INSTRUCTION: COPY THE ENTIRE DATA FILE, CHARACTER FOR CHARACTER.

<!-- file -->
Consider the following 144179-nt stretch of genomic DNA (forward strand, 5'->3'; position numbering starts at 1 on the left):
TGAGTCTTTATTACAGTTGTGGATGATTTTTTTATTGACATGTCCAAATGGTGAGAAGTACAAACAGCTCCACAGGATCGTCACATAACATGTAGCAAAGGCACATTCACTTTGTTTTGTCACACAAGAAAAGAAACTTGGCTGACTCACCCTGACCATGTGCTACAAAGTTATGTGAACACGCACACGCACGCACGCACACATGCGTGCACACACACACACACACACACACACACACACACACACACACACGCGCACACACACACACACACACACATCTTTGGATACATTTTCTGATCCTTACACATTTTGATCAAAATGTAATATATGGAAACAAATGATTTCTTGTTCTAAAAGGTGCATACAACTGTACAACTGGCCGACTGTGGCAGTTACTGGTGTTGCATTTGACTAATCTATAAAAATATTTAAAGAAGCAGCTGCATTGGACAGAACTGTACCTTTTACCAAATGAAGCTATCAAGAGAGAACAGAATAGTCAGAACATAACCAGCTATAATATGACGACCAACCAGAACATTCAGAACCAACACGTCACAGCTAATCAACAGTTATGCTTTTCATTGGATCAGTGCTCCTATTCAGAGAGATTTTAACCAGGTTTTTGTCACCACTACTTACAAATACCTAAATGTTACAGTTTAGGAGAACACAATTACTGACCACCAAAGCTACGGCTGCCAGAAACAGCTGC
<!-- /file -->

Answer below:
Consider the following 144179-nt stretch of genomic DNA (forward strand, 5'->3'; position numbering starts at 1 on the left):
TGAGTCTTTATTACAGTTGTGGATGATTTTTTTATTGACATGTCCAAATGGTGAGAAGTACAAACAGCTCCACAGGATCGTCACATAACATGTAGCAAAGGCACATTCACTTTGTTTTGTCACACAAGAAAAGAAACTTGGCTGACTCACCCTGACCATGTGCTACAAAGTTATGTGAACACGCACACGCACGCACGCACACATGCGTGCACACACACACACACACACACACACACACACACACACACACACGCGCACACACACACACACACACACATCTTTGGATACATTTTCTGATCCTTACACATTTTGATCAAAATGTAATATATGGAAACAAATGATTTCTTGTTCTAAAAGGTGCATACAACTGTACAACTGGCCGACTGTGGCAGTTACTGGTGTTGCATTTGACTAATCTATAAAAATATTTAAAGAAGCAGCTGCATTGGACAGAACTGTACCTTTTACCAAATGAAGCTATCAAGAGAGAACAGAATAGTCAGAACATAACCAGCTATAATATGACGACCAACCAGAACATTCAGAACCAACACGTCACAGCTAATCAACAGTTATGCTTTTCATTGGATCAGTGCTCCTATTCAGAGAGATTTTAACCAGGTTTTTGTCACCACTACTTACAAATACCTAAATGTTACAGTTTAGGAGAACACAATTACTGACCACCAAAGCTACGGCTGCCAGAAACAGCTGC